International football may not be the bread and butter of the sport but it has often provided football with its most iconic moments. Be it Pele announcing his arrival in 1958 or Diego Maradona’s Hand of God to Roger Milla’s dance and even Zinedine Zidane’s headbutt. Nothing adds more colour to football than its occasional international competition that bring the world together.
While the Fifa World Cup is the world’s biggest footballing festival, the European Championship which is pretty much a World Cup of European nations is not far behind in its contribution to the footballing archives.
A tournament that started thirty years after the first World Cup took some time to come to the boil. Only four teams participated in each of the first five editions but the final one of those in 1976 which was the most competitive European Championship prompted Uefa to go bigger.
With the tournament finals featuring two semi-finals, a third-place playoff and the final, Euro 1976 was the first edition where every match went beyond the regulation 90 minutes. The teams were so evenly matched that it required two hours of football for every match to be settled.
West Germany and Netherlands two teams who had contested the World Cup final two years ago were big favourites along with hosts Yugoslavia who had played in two of the four finals of the previous editions of the European Championships.
But Czechoslovakia, the relative underdogs made their way to the final after beating World Cup runners-up the Netherlands in the semi-final. The reward was a playoff for the title against world champions West Germany.
Coached by Václav Ježek, Czechoslovakia were a tough nut to crack and their mental strength had carried them all the way through. They took a surprise 2-0 lead in the final inside the first 25 minutes, but West Germany showed their class by pulling it back to 2-2. The Germans scored the equaliser in the 89th minute and favourites when extra-time began.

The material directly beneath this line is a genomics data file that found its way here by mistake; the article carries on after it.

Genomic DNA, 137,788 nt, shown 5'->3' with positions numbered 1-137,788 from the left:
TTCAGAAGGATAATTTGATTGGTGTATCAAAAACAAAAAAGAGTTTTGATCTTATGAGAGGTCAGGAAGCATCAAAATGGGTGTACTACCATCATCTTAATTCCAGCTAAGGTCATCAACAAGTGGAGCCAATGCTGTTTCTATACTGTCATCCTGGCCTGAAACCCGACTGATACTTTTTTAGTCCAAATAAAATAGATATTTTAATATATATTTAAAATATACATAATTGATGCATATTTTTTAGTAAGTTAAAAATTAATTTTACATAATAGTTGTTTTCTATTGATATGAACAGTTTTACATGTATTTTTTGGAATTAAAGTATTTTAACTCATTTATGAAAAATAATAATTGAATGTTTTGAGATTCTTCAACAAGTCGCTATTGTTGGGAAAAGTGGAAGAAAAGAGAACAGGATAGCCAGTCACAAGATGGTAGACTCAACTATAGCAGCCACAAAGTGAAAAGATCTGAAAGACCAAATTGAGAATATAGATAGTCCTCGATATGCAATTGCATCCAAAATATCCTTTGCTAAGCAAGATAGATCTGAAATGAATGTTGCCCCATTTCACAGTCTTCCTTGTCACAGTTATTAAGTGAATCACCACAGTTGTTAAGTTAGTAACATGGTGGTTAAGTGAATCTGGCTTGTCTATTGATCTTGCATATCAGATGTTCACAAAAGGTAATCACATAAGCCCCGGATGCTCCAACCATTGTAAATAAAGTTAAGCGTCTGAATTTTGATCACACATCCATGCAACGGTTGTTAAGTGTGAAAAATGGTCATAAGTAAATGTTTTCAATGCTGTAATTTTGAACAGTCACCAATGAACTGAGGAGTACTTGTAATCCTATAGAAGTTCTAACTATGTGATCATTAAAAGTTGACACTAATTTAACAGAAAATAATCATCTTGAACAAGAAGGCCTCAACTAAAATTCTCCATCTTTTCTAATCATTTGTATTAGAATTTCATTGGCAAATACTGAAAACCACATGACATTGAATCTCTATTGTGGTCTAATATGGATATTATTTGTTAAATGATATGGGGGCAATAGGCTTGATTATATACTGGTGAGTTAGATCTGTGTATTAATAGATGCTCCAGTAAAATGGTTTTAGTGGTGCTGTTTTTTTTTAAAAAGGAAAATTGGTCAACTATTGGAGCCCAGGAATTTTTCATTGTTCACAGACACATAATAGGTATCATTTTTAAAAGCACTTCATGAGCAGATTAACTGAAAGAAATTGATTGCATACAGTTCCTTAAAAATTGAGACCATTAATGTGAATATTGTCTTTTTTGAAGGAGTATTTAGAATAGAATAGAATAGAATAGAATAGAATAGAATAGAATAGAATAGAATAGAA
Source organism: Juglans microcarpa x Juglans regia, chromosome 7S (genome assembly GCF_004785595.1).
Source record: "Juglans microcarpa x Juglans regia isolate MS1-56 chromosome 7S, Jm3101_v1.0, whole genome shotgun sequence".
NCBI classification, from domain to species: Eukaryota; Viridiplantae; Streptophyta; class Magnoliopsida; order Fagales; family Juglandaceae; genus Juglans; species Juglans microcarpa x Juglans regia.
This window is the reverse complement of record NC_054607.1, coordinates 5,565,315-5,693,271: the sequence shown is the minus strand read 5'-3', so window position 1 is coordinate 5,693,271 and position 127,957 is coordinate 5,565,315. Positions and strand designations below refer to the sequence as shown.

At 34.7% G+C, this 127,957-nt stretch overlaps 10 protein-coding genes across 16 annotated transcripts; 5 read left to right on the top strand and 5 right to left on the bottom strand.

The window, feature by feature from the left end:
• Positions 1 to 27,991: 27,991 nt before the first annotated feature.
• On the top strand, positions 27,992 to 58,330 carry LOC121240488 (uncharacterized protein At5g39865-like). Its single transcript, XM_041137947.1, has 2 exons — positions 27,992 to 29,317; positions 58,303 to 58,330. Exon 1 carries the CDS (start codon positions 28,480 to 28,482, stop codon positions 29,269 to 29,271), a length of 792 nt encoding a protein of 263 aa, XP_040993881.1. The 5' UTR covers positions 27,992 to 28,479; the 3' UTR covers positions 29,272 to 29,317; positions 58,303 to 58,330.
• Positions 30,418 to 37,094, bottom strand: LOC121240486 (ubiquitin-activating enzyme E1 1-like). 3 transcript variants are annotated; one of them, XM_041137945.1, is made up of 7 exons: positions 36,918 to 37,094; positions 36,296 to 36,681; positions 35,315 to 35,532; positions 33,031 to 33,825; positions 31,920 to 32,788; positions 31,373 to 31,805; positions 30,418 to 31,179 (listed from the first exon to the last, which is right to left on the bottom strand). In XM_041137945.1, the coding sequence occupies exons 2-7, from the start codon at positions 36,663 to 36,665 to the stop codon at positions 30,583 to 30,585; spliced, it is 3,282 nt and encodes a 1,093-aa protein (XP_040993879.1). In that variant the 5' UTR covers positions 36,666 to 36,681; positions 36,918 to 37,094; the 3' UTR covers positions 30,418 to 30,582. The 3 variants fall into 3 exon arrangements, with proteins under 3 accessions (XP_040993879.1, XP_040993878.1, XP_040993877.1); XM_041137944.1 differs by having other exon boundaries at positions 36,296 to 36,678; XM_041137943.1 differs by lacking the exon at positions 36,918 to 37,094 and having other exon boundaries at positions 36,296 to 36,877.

But Czechoslovakia held on to force a first-ever penalty shootout in a major tournament. The Germans have, over the years, aced the tie-breaker but they didn’t begin in an ideal fashion in 1976.
Czechoslovakia were more ready for the lottery, their coach had trained them for it. During training, the coach used to bring in spectators and asked them to whistle and boo the team as they practised the spot-kicks. It helped his players develop great composure when it was needed tho most.
There was no greater evidence of it than in the penalty that clinched Czechoslovakia their first and only major international title. Midfielder Antonin Panenka stepped up after seeing Uli Hoeness miss for West Germany. With the title on the line, most would have opted for power without thinking too much but he had other ideas.
Panenka faked an intense run-up and sent a delicate chip that looped into the goal as the goalkeeper laid beaten and astounded.
The sheer audacity of the penalty to win the championship against the world champions was the worthy deciding factor in an intense final. The world had never seen anything like that before.
“Only a true champion would come up with such a solution,” Franz Beckenbauer, the West Germany captain said after the game.
Panenka also received praise from Pele and the French football association who called him a footballing poet.
His act of genius was borne out of the need to win bets against his teammates at his club Bohemians Praha. After training, Panenka used to stay behind with his goalkeepers to practice penalties. They’d play for a bar of chocolate or a bottle of beer. In an attempt to be unique in his penalties, Panenka thought of this approach so that he could continue to have bragging rights over his teammates. Who knew it would help him in a European Championships final.
“I got the idea and then I started slowly to test it and apply it in practice. As a side effect, I started to gain weight – I was winning the bets! In the end, I chose the penalty in the final because I realised that it was the easiest and simplest way of scoring a goal. It’s a simple recipe,” Panenka told Uefa.com.
Ivo Viktor, the Czechoslovakian goalkeeper had seen glimpses of Panenka’s genius from six yards before but he never thought that he would try that in the final. “It still seems a bit cheeky to me, even after so many years,” he said.
Many footballers have since tried to imitate Panenka’s penalty technique. Even the greatest names in modern football have tried to perfect it. Some have succeeded while some have failed. Analysts say that the ‘Panenka penalty’ as it has come to be known since has lesser probability of being successful, but it doesn’t stop the players from attempting it.
Be it Zinedine Zidane in the 2006 Fifa World Cup final or Andrea Pirlo in a Euro penalty shootout, Panenka penalties are very much part of the fabric of modern football. All because of one man – Antonin Panenka, the man who found courage to be creative and cheeky at the most crucial moment.
1976 European championships was a tournament to remember with the Panenka penalty being its crowning glory.
Here are some of the panenka penalties scored by modern footballers
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